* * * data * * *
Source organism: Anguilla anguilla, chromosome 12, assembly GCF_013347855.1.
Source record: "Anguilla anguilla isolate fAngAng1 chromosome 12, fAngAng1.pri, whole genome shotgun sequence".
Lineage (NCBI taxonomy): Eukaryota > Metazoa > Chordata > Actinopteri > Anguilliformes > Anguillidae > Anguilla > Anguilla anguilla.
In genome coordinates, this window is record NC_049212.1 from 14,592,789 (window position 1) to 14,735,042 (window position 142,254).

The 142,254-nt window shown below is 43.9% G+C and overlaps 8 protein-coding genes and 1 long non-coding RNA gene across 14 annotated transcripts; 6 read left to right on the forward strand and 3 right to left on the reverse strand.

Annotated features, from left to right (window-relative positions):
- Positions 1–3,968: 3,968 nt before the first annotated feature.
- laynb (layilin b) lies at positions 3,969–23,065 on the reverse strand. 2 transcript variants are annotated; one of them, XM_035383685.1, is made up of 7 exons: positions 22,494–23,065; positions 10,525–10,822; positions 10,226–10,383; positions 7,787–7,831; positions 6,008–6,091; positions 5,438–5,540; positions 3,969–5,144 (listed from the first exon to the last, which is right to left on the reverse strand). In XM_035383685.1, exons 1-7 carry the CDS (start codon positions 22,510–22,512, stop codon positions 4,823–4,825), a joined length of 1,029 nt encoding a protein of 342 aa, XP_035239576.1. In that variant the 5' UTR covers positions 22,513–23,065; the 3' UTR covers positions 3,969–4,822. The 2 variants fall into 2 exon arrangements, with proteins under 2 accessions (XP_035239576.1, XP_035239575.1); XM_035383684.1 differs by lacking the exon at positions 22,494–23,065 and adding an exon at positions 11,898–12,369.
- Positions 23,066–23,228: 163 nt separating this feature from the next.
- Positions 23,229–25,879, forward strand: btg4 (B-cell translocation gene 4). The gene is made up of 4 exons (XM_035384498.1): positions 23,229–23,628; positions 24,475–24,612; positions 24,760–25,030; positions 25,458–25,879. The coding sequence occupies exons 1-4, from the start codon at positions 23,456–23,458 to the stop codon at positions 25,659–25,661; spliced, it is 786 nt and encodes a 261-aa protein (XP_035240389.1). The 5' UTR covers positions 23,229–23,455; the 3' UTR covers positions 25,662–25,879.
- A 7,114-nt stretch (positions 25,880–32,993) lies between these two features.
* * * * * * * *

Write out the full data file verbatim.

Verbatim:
Source organism: Anguilla anguilla, chromosome 12, assembly GCF_013347855.1.
Source record: "Anguilla anguilla isolate fAngAng1 chromosome 12, fAngAng1.pri, whole genome shotgun sequence".
Lineage (NCBI taxonomy): Eukaryota > Metazoa > Chordata > Actinopteri > Anguilliformes > Anguillidae > Anguilla > Anguilla anguilla.
In genome coordinates, this window is record NC_049212.1 from 14,592,789 (window position 1) to 14,735,042 (window position 142,254).

The 142,254-nt window shown below is 43.9% G+C and overlaps 8 protein-coding genes and 1 long non-coding RNA gene across 14 annotated transcripts; 6 read left to right on the forward strand and 3 right to left on the reverse strand.

Annotated features, from left to right (window-relative positions):
- Positions 1–3,968: 3,968 nt before the first annotated feature.
- laynb (layilin b) lies at positions 3,969–23,065 on the reverse strand. 2 transcript variants are annotated; one of them, XM_035383685.1, is made up of 7 exons: positions 22,494–23,065; positions 10,525–10,822; positions 10,226–10,383; positions 7,787–7,831; positions 6,008–6,091; positions 5,438–5,540; positions 3,969–5,144 (listed from the first exon to the last, which is right to left on the reverse strand). In XM_035383685.1, exons 1-7 carry the CDS (start codon positions 22,510–22,512, stop codon positions 4,823–4,825), a joined length of 1,029 nt encoding a protein of 342 aa, XP_035239576.1. In that variant the 5' UTR covers positions 22,513–23,065; the 3' UTR covers positions 3,969–4,822. The 2 variants fall into 2 exon arrangements, with proteins under 2 accessions (XP_035239576.1, XP_035239575.1); XM_035383684.1 differs by lacking the exon at positions 22,494–23,065 and adding an exon at positions 11,898–12,369.
- Positions 23,066–23,228: 163 nt separating this feature from the next.
- Positions 23,229–25,879, forward strand: btg4 (B-cell translocation gene 4). The gene is made up of 4 exons (XM_035384498.1): positions 23,229–23,628; positions 24,475–24,612; positions 24,760–25,030; positions 25,458–25,879. The coding sequence occupies exons 1-4, from the start codon at positions 23,456–23,458 to the stop codon at positions 25,659–25,661; spliced, it is 786 nt and encodes a 261-aa protein (XP_035240389.1). The 5' UTR covers positions 23,229–23,455; the 3' UTR covers positions 25,662–25,879.
- A 7,114-nt stretch (positions 25,880–32,993) lies between these two features.